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Fukushima Damage Finally to Be Probed via the guardian

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Experts agree that clean-up needs to occur. The accident happened, radiation continues to leak from the site and the buildings remain as they were since it all began. In order to clean up, custom-made tools will be required which will be based upon the actual environment and parameters of the accident. A new technology that may be able to provide three-dimensional images of the buildings’ interiors and the wrecked reactor cores appears to now be available.Toshiba, the initial clean-up contractor, and the Los Alamos National Laboratory will deploy a technology that the Energy Department has been working on for a number of years and has already licensed to a Virginia-based company which uses it to screen shipping containers for smuggled items that might be used to build nuclear bombs. While the version to be used by Toshiba and Los Alamos National Laboratory will employ a slightly different methodology, one which will focus less on the detection of uranium or plutonium and more on mapping the location of deposits, the technology and concept is similar.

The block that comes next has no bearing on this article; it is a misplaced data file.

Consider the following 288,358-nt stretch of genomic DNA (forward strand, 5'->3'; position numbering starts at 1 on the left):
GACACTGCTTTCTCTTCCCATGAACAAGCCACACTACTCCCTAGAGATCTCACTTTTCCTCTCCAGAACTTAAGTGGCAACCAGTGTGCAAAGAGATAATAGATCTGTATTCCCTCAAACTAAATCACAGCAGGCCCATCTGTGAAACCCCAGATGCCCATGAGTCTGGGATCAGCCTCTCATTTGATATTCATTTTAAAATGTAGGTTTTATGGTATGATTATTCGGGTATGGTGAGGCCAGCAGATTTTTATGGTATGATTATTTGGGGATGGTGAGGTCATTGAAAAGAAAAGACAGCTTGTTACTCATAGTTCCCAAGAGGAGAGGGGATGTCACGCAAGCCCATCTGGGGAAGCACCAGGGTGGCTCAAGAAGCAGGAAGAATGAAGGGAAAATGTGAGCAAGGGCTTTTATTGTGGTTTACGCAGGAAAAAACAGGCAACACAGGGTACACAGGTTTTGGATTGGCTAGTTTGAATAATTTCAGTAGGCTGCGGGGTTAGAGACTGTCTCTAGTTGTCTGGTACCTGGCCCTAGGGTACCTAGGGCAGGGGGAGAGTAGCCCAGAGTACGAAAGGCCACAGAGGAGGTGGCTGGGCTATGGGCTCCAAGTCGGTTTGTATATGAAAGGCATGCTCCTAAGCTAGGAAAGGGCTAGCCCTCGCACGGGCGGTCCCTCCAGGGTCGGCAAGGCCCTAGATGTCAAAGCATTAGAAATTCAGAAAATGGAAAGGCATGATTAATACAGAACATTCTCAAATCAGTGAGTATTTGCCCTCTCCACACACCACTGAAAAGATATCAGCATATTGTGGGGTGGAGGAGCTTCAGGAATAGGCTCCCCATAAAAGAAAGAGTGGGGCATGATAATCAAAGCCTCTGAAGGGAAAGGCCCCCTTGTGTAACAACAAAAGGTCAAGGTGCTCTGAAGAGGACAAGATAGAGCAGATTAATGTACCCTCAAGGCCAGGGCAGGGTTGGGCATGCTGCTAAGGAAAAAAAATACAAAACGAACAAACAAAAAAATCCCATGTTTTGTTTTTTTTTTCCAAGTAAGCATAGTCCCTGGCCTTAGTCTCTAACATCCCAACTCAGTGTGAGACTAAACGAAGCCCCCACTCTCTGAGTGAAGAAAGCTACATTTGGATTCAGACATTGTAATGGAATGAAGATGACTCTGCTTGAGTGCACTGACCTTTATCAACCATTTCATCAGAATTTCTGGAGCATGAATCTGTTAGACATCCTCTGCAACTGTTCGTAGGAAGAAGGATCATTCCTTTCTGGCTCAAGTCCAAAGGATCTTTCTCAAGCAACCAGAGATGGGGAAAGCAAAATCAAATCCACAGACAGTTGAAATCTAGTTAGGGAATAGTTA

The technology will utilize the special properties of muons, which are subatomic particles. Muons travel at close to the speed of light and can penetrate hundreds of feet into the earth. The muons will be targeted toward the interior of the buildings with exteriors too thick to be penetrated by x-rays. While there is a slight similarity between x-rays and muons, the actual physics of the project is very different. The exposure, which will yield a usable image, cannot be done quickly, and the muon tomography could require weeks before producing a useful image.

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